Pork and Cabbage Potstickers
Today is day 100 - day 100 of 100 days on which I’ve posted a recipe on this blog every single day. 100 - it sounds like so much. Honestly, I’m proud. I did it to bring some of my hobbies back to life, I did it to learn, I did it because I love taking food photos and because I love to eat.
I especially love, love looooooove dumplings. Potstickers, momos, gyoza, dumplings - I’ll have them any which way. Up to now, I’d been stuck with home delivery or eating out whenever I had cravings - but as of now, no more.
I’m now proudly dumpling-self reliant, and I’m posting this potsticker recipe as the closing recipe of this challenge because at the beginning of this year, I wouldn’t in my wildest dreams have pictured myself making these. But here I am - and here we are. Crazy things are possible if you only try - and it’s not half as hard as I’d thought. Fear was, once again, an irrational obstacle.
I’m grateful for this beautiful recipe from Healthy Nibbles & Bits, which was perfect - and I didn’t change anything to it.
Ingredients (makes about 20 dumplings):
250g minced meat, 50% beef, 50% pork
1 tablespoon minced garlic
1 tablespoon minced ginger
3/4 cup finely chopped Chinese cabbage
3 large scallions, finely chopped
1/2 teaspoon salt
1 tablespoon soy sauce
3/4 teaspoon sesame oil
1 teaspoon tapioca starch
1 1/2 tablespoon water
1/2 teaspoon sugar
1 tablespoon vegetable oil, plus more for frying the won tons
Approximately 20 wonton skins (I used a thin version made by Happy Belly in Singapore, which was great for frying).
Low sodium soy sauce, rice vinegar and chili oil
Need: a non-stick pan with a lid big enough to cover it, and a damp clean tea towel.
1. Heat 1 tablespoon vegetable oil and add the cabbage, scallions, garlic and ginger. Fry for 2-3 minutes until fragrant. Add a bit of salt, stir again, then set aside on a plate and let cool.
2. In a large bowl, add the minced meat, water and tapioca starch. Using a wooden spoon, mix thoroughly for 3-4 minutes, until the meat is no longer separated but becomes paste-like. Add the soy sauce, sesame oil, salt and sugar and mix for a couple of minutes more. Then, add the cabbage mixture and stir for another minute until thoroughly mixed.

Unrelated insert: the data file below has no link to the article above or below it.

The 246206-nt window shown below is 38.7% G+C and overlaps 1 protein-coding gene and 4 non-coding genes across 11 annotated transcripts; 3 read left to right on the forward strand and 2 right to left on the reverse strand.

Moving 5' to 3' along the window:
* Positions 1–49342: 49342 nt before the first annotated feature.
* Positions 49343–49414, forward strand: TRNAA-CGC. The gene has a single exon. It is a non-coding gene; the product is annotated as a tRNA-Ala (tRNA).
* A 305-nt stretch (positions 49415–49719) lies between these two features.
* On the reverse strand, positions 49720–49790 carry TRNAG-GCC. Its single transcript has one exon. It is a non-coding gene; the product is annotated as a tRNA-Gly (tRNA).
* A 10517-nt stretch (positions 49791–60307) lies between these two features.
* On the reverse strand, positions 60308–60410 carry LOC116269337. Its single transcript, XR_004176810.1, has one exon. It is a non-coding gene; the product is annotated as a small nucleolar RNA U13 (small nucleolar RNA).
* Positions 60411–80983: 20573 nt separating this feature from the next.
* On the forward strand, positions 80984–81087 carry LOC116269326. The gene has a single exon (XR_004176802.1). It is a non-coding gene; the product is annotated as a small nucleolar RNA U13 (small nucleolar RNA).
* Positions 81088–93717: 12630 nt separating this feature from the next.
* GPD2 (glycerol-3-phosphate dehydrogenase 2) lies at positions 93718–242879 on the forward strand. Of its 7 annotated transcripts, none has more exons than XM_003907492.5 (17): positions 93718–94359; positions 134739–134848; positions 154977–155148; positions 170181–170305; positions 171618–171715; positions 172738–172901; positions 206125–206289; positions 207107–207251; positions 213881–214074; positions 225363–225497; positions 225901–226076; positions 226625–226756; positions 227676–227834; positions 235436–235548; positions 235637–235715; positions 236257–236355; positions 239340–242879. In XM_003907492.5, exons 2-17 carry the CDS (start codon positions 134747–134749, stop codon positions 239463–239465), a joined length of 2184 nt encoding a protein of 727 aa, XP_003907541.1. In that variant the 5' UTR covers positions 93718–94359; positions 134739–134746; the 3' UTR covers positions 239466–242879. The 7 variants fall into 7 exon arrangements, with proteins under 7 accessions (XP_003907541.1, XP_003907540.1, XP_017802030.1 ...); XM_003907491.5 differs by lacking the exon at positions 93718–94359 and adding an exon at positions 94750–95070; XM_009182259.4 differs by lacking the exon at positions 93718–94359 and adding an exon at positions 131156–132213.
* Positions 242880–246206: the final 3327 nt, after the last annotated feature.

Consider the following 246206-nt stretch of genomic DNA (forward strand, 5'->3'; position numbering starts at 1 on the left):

Making the dumplings:
3. I used frozen wonton skins. To defrost, take the package, leave it closed, and let it defrost on your counter for about 40 minutes. You can also let them defrost in the fridge overnight, if you prefer.
For your dumpling-making station, you will need a large clean counter, and a small bowl filled with water.
4. When you are ready to start making the dumplings, open the pack of dumpling skins. Remove 1 dumpling skin and cover the package with a damp paper towel so the remaining skins don’t dry out.
5. I used square skins and a large round cookie cutter to cut them into circles. Take the circle and place it on your palm. Place a dollop - about a teaspoon’s worth - of the pork filling in the centre. Then, wet your finger with water and use it to create a wet border - about 1.5 cm thick - all around the dumpling.
6. Now take the top and the bottom of the circle and pinch them together, then fold 3-4 pleats into either side. Honestly, I searched ‘how to fold a dumpling’ on YouTube and suggest you do the same - it’s all pretty straightforward and the more you make, the easier it gets.
7. Place your finished dumpling on the clean counter, and cover it with the damp tea towel so that it doesn’t dry out. Repeat steps 4 until 7 until you’ve finished all the meat.
Frying the dumplings:
8. Heat some vegetable oil in a non-stick skillet (one that you can cover with a lid). Then place dumplings in the oil flat side down and pan fry for 2-3 minutes until the bottom is golden brown.
9. Now, steam the dumplings - add 1/4 cup of water and cover the pan with the lid for 5-6 minutes. Then remove the lid and cook for about 1 minute more until the water evaporates.
Serve steaming hot with a dumpling dipping sauce. I used low sodium soy sauce mixed with vinegar (about 2 parts soy sauce to 1 part rice vinegar), and a bit of chili oil on the side.